There may not be much money in photo book publishing, but is money a photographer’s only reason to publish a book? As Aperture book program publisher Lesley Martin said, “Books have become an integral part of photographic practice.” So for the legions of photographers driven to publish a photo book despite the costs, a panel of experts gathered at PhotoPlus Expo to explain the how-to. Besides Martin, panelists included Abrams publisher Michael Sand, veteran book editor and agent Robert Morton, and photographer Lauren Henkin. PDN Editor Holly Stuart Hughes moderated the discussion.
The panelists discussed how to conceptualize a book project, how to pitch it to publishers, how to raise funds for publication, and how to market your book once it is published.
As veteran book editor and agent Robert Morton explained, technology has dramatically changed the photo book business. On the one hand, it’s easier than ever for photographers to create a book themselves thanks to online, on-demand publishing. On the other hand, photo books are much harder to sell because independent bookstores have closed by the hundreds, so potential buyers of photo books have no good way to browse. “Amazon doesn’t show you what’s inside the book,” he said.
The editors on the panel strongly advised against publishing albums of personal work. “Your material has to have a subject,” Morton said. “If it’s purely personal work, you’re going to have a hard time coming up with a subject. Fine art books that are purely and simply a photographer’s vision of the world are almost impossible to sell, [and were] even in the days when there were 4,000 bookstores.”
Hughes directed the audience to the Princeton Architectural Press submission guidelines for authors interested in pitching book ideas. Its questionnaire requires authors to figure out who the primary and secondary audiences are for their proposed book, to research comparable titles to the books they are proposing and answer other tough questions. The questionnaire had been recommended by Mary Virginia Swanson, co-author of Publish Your Photography Book. http://mvswanson.com/tag/publish-your-photography-book
“It gets to the heart of [the question]: Why does the world need your book?” Quoting Swanson, Hughes said, “If you can answer the questions, you can [pitch your book project] to any editor.”
Sand ran through his list of “14 thoughts on placing your book with a commercial publisher.” The list underscored the difficulty of getting a commercial trade publisher to publish and market photo book. Some of the items on Sand’s how-to list included:
1. Be famous. (Sand pointed to Drew Barrymore’s books of snapshots titled Find It in Everything)
2. Be famous and dead (e.g., Ansel Adams)
3. Be famous, live a complicated life, and write about it. (e.g., Sally Mann)
5. Get in a helicopter for a fresh perspective (e.g., George Steinmetz)
6. Associate with interesting people (e.g., Todd Selby, creator of The Selby)
9. Animals make good subjects
10. Consider food [cookbooks]
Martin explained that the two critical issues for publishers and self-publishers alike are how to pay for the production, printing, and distribution of a book, and how to find potential buyers in order to sell the book. A non-profit publisher, Aperture has traditionally raised funds through grants and print sales, but has recently worked with photographers by running Kickstarter crowd-funding campaigns —a strategy that not only raises money, but also helps to pre-sell copies of a book. For instance, a Kickstarter campaign for Richard Renaldi’s Touching Strangers book raised $80,000 in pre-publication book sales. Another Kickstarter campaign for Robin Schwartz’s Amelia & the Animals raised about $30,000.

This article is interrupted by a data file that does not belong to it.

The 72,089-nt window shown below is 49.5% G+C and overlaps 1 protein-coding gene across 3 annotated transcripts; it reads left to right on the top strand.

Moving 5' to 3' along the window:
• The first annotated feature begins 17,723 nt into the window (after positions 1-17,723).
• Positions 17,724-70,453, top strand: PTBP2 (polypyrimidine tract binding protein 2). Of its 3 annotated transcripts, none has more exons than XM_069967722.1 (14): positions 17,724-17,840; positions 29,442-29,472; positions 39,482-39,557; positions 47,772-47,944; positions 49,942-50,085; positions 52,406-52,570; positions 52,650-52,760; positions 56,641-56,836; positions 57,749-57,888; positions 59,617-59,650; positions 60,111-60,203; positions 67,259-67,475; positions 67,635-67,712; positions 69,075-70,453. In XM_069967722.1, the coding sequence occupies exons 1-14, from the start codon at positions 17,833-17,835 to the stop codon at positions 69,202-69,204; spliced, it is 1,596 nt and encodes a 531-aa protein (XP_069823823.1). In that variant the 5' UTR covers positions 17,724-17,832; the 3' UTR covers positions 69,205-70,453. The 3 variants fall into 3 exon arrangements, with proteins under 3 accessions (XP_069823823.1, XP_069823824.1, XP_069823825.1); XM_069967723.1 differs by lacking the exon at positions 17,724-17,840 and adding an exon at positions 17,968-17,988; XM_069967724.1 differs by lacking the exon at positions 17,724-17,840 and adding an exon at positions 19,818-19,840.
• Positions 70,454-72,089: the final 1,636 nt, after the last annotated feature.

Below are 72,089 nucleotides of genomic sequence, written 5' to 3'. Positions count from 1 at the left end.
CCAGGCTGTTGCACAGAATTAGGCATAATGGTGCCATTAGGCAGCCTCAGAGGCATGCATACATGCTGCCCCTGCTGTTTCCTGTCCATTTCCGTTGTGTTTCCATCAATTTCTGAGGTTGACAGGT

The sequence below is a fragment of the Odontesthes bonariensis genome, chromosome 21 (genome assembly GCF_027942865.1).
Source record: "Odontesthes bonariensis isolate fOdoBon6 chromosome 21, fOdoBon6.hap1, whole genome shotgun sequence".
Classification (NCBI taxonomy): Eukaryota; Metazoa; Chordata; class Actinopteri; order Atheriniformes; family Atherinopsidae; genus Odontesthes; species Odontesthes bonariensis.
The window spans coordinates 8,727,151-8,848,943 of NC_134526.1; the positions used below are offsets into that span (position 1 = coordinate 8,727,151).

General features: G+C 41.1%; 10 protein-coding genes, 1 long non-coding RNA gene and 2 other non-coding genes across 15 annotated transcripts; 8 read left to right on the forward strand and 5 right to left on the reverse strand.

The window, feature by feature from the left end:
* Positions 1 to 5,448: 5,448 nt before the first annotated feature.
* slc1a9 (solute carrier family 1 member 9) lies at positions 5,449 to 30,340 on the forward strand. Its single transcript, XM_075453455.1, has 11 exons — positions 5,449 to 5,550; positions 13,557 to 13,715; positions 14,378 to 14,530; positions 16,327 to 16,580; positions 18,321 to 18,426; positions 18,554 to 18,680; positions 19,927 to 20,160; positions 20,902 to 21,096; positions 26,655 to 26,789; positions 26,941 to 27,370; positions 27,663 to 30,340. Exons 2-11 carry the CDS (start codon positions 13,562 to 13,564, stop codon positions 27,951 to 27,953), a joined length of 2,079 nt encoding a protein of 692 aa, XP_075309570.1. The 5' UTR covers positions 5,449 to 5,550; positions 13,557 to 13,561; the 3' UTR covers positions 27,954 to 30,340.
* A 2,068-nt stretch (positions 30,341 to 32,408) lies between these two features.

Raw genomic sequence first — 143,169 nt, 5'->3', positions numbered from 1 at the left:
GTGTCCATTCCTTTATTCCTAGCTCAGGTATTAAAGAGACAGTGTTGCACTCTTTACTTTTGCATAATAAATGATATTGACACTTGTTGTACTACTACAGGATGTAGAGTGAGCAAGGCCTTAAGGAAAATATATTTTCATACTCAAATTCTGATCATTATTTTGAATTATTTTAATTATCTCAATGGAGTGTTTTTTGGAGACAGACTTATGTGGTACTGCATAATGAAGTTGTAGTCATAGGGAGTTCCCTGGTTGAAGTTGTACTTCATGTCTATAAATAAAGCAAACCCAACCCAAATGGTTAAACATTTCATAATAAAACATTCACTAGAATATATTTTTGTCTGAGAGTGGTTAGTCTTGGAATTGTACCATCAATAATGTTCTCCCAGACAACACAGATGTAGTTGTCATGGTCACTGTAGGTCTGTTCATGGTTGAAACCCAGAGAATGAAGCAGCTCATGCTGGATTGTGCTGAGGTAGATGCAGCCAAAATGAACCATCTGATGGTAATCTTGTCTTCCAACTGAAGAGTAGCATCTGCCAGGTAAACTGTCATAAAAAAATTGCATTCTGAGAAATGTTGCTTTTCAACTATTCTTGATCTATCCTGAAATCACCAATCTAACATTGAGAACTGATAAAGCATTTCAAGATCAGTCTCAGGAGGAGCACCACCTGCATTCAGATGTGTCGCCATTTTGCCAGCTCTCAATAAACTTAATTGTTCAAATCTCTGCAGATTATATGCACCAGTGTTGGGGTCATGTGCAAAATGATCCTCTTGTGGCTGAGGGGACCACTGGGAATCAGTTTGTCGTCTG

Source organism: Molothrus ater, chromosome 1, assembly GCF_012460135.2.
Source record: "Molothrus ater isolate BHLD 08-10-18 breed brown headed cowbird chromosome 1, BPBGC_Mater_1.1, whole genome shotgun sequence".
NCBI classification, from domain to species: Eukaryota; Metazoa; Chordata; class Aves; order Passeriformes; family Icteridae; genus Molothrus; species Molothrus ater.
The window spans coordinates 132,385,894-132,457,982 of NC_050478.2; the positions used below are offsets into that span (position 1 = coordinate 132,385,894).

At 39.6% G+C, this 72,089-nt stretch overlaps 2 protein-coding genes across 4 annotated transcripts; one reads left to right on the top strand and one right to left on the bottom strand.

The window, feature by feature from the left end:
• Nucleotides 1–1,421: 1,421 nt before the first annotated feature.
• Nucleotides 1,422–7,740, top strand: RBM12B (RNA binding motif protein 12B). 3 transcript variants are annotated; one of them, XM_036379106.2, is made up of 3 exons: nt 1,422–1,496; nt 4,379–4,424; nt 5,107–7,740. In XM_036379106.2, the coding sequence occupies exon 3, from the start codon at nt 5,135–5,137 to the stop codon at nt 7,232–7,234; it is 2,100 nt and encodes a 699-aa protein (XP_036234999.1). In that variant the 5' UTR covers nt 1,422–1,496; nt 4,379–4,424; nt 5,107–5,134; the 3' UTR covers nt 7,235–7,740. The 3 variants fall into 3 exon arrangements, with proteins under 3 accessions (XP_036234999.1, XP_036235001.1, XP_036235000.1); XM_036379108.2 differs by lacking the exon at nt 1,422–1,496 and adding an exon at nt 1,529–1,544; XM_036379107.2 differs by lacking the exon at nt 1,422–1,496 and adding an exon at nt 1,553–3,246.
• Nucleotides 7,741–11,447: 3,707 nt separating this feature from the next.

Martin advised the audience that “the photo book community is a self-organized, highly networked, international community. So be part of it.” For instance, web sites such as Photobookclub.org offer resources and ideas for marketing a photo book–at festivals, book fairs, meet up, and through photo blogs. She also referred the audience to The Photobook Review, a free, twice-a-year publication from Aperture about book publishing. And Martin noted that “one of the myths of self-publishing is that have to do [everything] yourself. You don’t.” She added that the most successful books are the result of a collaborative effort.
And that has been the experience of Henkin, who has self-published several successful fine art books since 2010.
Having studied architecture, Henkin is as much concerned with materiality and scale of the books as she is with the content. Her books, which she has produced in editions of a few hundred, are collectible as objects, as she discovered when she set about figuring out who might be interested in buying her first book. She found interest among a community of special collections librarians, who led her to private rare book dealers and collectors.
“I banged on a lot of doors to build that audience,” she said.
Her third (and most recent) book, Still Standing, Standing Still, is a sculptural object. It contains just 14 images of a single tree, place in a wooden box. The images are mounted on a stiff backing, and bound so they can be displayed radially on top of the box. Viewers can then walk around and view the images as if they’re walking around the tree Henkin photographed.
Henkin made 300 copies of the book, and priced it at $500. It sold out in a day.
—by David Walker
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